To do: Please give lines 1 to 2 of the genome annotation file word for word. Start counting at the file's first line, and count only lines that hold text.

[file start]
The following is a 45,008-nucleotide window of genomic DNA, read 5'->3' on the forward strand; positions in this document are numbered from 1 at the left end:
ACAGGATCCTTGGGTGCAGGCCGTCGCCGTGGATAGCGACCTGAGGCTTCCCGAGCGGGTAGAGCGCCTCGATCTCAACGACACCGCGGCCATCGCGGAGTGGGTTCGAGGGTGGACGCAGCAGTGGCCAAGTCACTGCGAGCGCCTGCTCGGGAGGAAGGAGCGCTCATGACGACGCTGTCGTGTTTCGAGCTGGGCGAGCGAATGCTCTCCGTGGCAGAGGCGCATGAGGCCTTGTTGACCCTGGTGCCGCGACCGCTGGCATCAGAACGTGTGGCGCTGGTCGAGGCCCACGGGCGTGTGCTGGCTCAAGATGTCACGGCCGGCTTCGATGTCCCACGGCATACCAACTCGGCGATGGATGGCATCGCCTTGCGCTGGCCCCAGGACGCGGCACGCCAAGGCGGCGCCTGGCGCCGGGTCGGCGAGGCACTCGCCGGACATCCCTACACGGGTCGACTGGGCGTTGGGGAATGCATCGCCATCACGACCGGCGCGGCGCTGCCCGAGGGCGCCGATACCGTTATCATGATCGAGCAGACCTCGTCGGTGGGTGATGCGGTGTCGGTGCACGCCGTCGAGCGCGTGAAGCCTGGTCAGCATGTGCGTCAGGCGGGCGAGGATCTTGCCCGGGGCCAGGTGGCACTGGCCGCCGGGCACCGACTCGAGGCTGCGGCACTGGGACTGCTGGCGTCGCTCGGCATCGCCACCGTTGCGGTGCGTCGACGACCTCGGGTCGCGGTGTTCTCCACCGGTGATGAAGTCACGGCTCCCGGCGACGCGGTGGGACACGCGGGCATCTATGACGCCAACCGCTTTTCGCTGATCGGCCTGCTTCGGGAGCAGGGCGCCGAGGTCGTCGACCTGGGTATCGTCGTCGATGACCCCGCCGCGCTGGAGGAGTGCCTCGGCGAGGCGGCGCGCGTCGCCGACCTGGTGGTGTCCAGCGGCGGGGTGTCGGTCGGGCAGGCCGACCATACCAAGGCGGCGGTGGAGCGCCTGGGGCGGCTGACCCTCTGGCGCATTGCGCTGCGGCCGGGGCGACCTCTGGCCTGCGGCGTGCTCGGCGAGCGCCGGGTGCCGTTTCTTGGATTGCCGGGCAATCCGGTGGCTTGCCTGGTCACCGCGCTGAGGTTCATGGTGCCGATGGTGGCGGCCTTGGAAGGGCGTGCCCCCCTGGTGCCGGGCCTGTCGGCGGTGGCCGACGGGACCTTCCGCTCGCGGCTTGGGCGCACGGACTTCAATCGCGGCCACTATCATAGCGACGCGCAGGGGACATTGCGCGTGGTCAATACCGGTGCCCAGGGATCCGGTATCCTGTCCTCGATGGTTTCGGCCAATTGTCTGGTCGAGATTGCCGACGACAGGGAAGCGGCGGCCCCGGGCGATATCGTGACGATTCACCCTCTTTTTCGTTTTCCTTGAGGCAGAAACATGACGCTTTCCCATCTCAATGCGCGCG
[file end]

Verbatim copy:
The following is a 45,008-nucleotide window of genomic DNA, read 5'->3' on the forward strand; positions in this document are numbered from 1 at the left end:
ACAGGATCCTTGGGTGCAGGCCGTCGCCGTGGATAGCGACCTGAGGCTTCCCGAGCGGGTAGAGCGCCTCGATCTCAACGACACCGCGGCCATCGCGGAGTGGGTTCGAGGGTGGACGCAGCAGTGGCCAAGTCACTGCGAGCGCCTGCTCGGGAGGAAGGAGCGCTCATGACGACGCTGTCGTGTTTCGAGCTGGGCGAGCGAATGCTCTCCGTGGCAGAGGCGCATGAGGCCTTGTTGACCCTGGTGCCGCGACCGCTGGCATCAGAACGTGTGGCGCTGGTCGAGGCCCACGGGCGTGTGCTGGCTCAAGATGTCACGGCCGGCTTCGATGTCCCACGGCATACCAACTCGGCGATGGATGGCATCGCCTTGCGCTGGCCCCAGGACGCGGCACGCCAAGGCGGCGCCTGGCGCCGGGTCGGCGAGGCACTCGCCGGACATCCCTACACGGGTCGACTGGGCGTTGGGGAATGCATCGCCATCACGACCGGCGCGGCGCTGCCCGAGGGCGCCGATACCGTTATCATGATCGAGCAGACCTCGTCGGTGGGTGATGCGGTGTCGGTGCACGCCGTCGAGCGCGTGAAGCCTGGTCAGCATGTGCGTCAGGCGGGCGAGGATCTTGCCCGGGGCCAGGTGGCACTGGCCGCCGGGCACCGACTCGAGGCTGCGGCACTGGGACTGCTGGCGTCGCTCGGCATCGCCACCGTTGCGGTGCGTCGACGACCTCGGGTCGCGGTGTTCTCCACCGGTGATGAAGTCACGGCTCCCGGCGACGCGGTGGGACACGCGGGCATCTATGACGCCAACCGCTTTTCGCTGATCGGCCTGCTTCGGGAGCAGGGCGCCGAGGTCGTCGACCTGGGTATCGTCGTCGATGACCCCGCCGCGCTGGAGGAGTGCCTCGGCGAGGCGGCGCGCGTCGCCGACCTGGTGGTGTCCAGCGGCGGGGTGTCGGTCGGGCAGGCCGACCATACCAAGGCGGCGGTGGAGCGCCTGGGGCGGCTGACCCTCTGGCGCATTGCGCTGCGGCCGGGGCGACCTCTGGCCTGCGGCGTGCTCGGCGAGCGCCGGGTGCCGTTTCTTGGATTGCCGGGCAATCCGGTGGCTTGCCTGGTCACCGCGCTGAGGTTCATGGTGCCGATGGTGGCGGCCTTGGAAGGGCGTGCCCCCCTGGTGCCGGGCCTGTCGGCGGTGGCCGACGGGACCTTCCGCTCGCGGCTTGGGCGCACGGACTTCAATCGCGGCCACTATCATAGCGACGCGCAGGGGACATTGCGCGTGGTCAATACCGGTGCCCAGGGATCCGGTATCCTGTCCTCGATGGTTTCGGCCAATTGTCTGGTCGAGATTGCCGACGACAGGGAAGCGGCGGCCCCGGGCGATATCGTGACGATTCACCCTCTTTTTCGTTTTCCTTGAGGCAGAAACATGACGCTTTCCCATCTCAATGCGCGCG